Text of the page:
Commemorating the 30th Anniversary of the Velvet Revolution and the Fall of Communism
On November 17, 2019, Czechs will commemorate the 30th anniversary of their “Velvet Revolution” which brought down their communist regime, and saw Vaclav Havel sworn in as President of a democratic nation shortly thereafter. The Berlin Wall had come down only the week before, on the night of November 10, and a fever for reforms and an end to communism was sweeping Central and Eastern Europe.
Agitation against the communist regime had been increasing during the previous year, and a number of unauthorized demonstrations had been put down harshly by the Czechoslovak authorities. However, the authorities had authorized a student assembly to take place in the Albertov district of Prague, on November 17, commemorating the 50th anniversary of the death of student, Jan Opletal, who had been executed by the Nazis in 1939, ushering in a period of brutal fascist repression during World War II. Indeed, the authorities had but little choice in authorizing a remembrance of a major anti-fascist hero.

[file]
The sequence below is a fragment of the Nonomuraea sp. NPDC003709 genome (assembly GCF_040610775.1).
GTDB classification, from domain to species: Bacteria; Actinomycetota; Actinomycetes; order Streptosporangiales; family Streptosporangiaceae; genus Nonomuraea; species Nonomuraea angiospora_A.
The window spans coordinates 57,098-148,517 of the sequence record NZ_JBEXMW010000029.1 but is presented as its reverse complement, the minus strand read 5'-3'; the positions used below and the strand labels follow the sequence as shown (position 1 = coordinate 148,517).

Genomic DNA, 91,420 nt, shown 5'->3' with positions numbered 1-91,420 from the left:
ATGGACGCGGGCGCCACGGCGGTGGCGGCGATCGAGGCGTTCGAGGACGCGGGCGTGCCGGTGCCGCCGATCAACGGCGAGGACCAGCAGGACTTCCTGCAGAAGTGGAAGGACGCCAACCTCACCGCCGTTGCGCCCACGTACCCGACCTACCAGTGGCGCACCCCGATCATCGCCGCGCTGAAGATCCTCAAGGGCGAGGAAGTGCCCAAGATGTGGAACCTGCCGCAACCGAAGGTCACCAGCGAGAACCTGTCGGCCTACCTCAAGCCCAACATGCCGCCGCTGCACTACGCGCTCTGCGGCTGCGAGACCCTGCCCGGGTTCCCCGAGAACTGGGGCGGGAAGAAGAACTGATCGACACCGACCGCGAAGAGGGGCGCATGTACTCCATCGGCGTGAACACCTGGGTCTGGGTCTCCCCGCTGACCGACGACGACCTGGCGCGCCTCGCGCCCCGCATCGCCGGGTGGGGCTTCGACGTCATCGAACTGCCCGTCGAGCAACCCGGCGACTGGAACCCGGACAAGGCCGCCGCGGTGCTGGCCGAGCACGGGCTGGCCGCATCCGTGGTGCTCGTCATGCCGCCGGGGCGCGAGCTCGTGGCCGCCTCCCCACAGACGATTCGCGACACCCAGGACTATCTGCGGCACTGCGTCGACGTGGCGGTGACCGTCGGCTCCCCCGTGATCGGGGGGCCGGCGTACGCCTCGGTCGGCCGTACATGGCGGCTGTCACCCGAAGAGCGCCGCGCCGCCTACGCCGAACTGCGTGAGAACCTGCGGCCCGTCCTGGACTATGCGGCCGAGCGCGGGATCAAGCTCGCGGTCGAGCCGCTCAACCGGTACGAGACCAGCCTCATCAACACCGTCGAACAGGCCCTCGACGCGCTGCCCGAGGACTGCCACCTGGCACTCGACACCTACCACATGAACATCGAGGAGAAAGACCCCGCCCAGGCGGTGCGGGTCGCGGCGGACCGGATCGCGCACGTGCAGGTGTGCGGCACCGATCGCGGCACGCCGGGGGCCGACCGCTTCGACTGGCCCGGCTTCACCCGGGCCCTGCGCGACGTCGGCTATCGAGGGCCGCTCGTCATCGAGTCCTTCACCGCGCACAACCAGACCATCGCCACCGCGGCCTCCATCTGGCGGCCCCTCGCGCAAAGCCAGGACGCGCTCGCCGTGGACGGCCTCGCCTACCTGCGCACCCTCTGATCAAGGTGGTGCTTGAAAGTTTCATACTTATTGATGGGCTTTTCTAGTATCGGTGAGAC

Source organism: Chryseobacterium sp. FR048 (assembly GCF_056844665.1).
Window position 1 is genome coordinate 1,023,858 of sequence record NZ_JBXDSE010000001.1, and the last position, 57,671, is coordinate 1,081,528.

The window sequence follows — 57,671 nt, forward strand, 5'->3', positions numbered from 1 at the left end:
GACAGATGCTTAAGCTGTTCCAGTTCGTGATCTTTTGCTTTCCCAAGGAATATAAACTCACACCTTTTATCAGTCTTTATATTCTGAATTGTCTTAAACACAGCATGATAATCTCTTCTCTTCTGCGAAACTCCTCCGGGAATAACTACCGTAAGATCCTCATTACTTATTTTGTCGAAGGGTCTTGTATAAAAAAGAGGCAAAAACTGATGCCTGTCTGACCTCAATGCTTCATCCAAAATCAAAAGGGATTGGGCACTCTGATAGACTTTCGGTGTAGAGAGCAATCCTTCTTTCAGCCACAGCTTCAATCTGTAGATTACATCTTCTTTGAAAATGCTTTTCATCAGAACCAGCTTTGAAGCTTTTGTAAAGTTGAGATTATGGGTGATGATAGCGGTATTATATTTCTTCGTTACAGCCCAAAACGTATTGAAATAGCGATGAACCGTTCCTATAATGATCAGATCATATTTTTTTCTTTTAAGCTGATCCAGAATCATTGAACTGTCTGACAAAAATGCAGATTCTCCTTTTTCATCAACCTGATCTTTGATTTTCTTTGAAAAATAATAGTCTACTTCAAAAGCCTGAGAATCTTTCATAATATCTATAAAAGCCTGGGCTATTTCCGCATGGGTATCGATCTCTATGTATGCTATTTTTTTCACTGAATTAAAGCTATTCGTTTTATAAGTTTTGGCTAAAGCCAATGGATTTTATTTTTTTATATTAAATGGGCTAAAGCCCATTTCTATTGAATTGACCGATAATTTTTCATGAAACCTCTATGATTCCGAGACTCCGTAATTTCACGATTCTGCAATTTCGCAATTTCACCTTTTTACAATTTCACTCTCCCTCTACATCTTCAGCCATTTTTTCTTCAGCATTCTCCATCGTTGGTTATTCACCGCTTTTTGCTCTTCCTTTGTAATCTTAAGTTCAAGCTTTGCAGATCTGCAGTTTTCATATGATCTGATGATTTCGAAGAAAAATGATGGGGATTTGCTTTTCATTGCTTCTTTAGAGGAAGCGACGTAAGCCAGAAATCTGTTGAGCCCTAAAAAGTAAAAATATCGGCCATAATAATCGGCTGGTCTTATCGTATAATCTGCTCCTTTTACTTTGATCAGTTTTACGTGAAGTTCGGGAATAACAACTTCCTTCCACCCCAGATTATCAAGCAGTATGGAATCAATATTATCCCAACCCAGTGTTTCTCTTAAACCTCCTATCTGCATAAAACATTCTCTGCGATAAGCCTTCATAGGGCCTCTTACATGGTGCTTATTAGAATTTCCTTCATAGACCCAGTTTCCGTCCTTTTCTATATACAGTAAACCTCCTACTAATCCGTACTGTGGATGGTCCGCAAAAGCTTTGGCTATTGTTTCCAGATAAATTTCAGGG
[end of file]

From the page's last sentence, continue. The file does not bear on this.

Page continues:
The assembly soon swelled to 15,000, who began peacefully marching towards the center of Prague. They were stopped, and surrounded by police barricades at Narodny Trida, near the National Theatre. Ultimately the police ended the standoff violently, beating and injuring over 167 people that night. The police reaction only inflamed the Czech people, and a series of daily demonstrations and strikes followed, along with a national strike on November 22. The regime quickly crumbled. Indeed, it was as if, after 20 years of stagnation, it lacked the will or energy to even defend itself. By December 29, the Czechoslovak parliament had elected Vaclav Havel as President.
Thirty years on, the Czech Republic continues to represent perhaps the most successful transition from once communist state to thriving democracy.